folk-lore

folklore

[fohk-lawr, -lohr]
noun
1.
the traditional beliefs, legends, customs, etc., of a people; lore of a people.
2.
the study of such lore.
3.
a body of widely held but false or unsubstantiated beliefs.

Origin:
1846; folk + lore; coined by English scholar and antiquary William John Thoms (1803–85)

folklorist, noun
folkloristic, adjective
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Based on the Random House Dictionary, © Random House, Inc. 2014.
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Collins
World English Dictionary
folklore (ˈfəʊkˌlɔː)
 
n
1.  the unwritten literature of a people as expressed in folk tales, proverbs, riddles, songs, etc
2.  the body of stories and legends attached to a particular place, group, activity, etc: Hollywood folklore; rugby folklore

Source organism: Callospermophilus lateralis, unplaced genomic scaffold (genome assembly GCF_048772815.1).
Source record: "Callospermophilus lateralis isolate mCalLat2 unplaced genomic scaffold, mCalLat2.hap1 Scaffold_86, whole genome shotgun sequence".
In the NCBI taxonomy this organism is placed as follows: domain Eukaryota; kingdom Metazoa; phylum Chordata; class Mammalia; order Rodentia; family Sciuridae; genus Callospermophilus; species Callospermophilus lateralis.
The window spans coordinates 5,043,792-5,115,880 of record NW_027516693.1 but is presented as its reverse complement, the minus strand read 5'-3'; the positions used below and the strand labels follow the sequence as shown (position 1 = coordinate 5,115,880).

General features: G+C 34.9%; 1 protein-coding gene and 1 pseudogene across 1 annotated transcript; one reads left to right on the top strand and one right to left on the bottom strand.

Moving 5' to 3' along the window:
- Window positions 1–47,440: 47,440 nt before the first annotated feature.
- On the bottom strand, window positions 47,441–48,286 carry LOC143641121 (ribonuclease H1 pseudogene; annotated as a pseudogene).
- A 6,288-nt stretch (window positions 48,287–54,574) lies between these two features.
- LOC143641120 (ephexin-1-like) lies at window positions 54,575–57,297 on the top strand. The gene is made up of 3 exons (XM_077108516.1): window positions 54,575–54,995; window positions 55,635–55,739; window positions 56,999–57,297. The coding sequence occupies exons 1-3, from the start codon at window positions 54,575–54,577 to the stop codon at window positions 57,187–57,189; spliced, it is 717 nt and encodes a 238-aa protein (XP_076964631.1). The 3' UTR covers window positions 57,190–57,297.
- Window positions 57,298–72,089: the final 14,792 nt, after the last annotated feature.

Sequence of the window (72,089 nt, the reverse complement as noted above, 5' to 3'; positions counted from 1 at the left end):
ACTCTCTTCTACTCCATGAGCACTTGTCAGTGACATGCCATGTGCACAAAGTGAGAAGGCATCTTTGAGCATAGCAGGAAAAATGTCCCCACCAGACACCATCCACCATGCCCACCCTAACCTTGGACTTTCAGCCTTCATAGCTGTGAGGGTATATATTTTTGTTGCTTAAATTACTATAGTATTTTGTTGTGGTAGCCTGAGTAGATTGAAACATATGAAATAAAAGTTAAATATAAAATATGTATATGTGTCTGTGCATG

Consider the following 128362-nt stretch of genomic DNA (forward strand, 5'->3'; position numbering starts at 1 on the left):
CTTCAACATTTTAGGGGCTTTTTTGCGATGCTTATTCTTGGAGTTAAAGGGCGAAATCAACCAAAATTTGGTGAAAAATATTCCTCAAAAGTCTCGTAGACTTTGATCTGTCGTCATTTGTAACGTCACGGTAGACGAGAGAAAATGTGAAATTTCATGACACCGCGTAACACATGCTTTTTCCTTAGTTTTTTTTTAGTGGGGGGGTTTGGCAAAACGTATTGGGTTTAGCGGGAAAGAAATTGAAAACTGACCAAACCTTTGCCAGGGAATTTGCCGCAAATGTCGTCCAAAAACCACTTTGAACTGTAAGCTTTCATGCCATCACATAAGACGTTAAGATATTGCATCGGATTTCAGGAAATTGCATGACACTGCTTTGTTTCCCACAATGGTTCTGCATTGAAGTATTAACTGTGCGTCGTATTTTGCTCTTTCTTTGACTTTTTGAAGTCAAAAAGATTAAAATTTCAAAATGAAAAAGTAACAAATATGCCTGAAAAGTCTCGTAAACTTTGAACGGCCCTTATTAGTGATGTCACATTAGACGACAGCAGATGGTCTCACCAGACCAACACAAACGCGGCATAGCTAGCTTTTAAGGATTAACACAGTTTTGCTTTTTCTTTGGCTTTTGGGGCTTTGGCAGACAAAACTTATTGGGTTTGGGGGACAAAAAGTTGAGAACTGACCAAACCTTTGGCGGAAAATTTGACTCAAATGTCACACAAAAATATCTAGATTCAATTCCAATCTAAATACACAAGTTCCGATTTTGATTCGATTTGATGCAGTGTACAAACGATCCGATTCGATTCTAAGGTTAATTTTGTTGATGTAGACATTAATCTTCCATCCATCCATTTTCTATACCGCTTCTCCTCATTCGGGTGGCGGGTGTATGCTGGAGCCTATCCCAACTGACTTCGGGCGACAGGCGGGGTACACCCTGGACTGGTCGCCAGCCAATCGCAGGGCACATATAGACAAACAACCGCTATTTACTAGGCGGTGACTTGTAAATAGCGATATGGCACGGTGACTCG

3.  the anthropological discipline concerned with the study of folkloric materials
 
'folkloric
 
adj
 
'folklorist
 
n, —adj
 
folklor'istic
 
adj

Collins English Dictionary - Complete & Unabridged 10th Edition
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Etymonline
Word Origin & History

folklore
1846, coined by antiquarian William J. Thoms (1803-1885) as an Anglo-Saxonism (replacing popular antiquaries) and first published in the "Athenaeum" of Aug. 22, 1846, from folk + lore. This word revived folk in a modern sense of "of the common people,
whose culture is handed down orally," and opened up a flood of compound formations, eg. folk art (1921), folk-hero (1899), folk-medicine (1898), folk-tale/folk tale (1891), folk-song (1847), folk-dance (1912).
Online Etymology Dictionary, © 2010 Douglas Harper
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American Heritage
Cultural Dictionary

folklore definition


Traditional stories and legends, transmitted orally (rather than in writing) from generation to generation. The stories of Paul Bunyan are examples of American folklore.

The American Heritage® New Dictionary of Cultural Literacy, Third Edition
Copyright © 2005 by Houghton Mifflin Company.
Published by Houghton Mifflin Company. All rights reserved.
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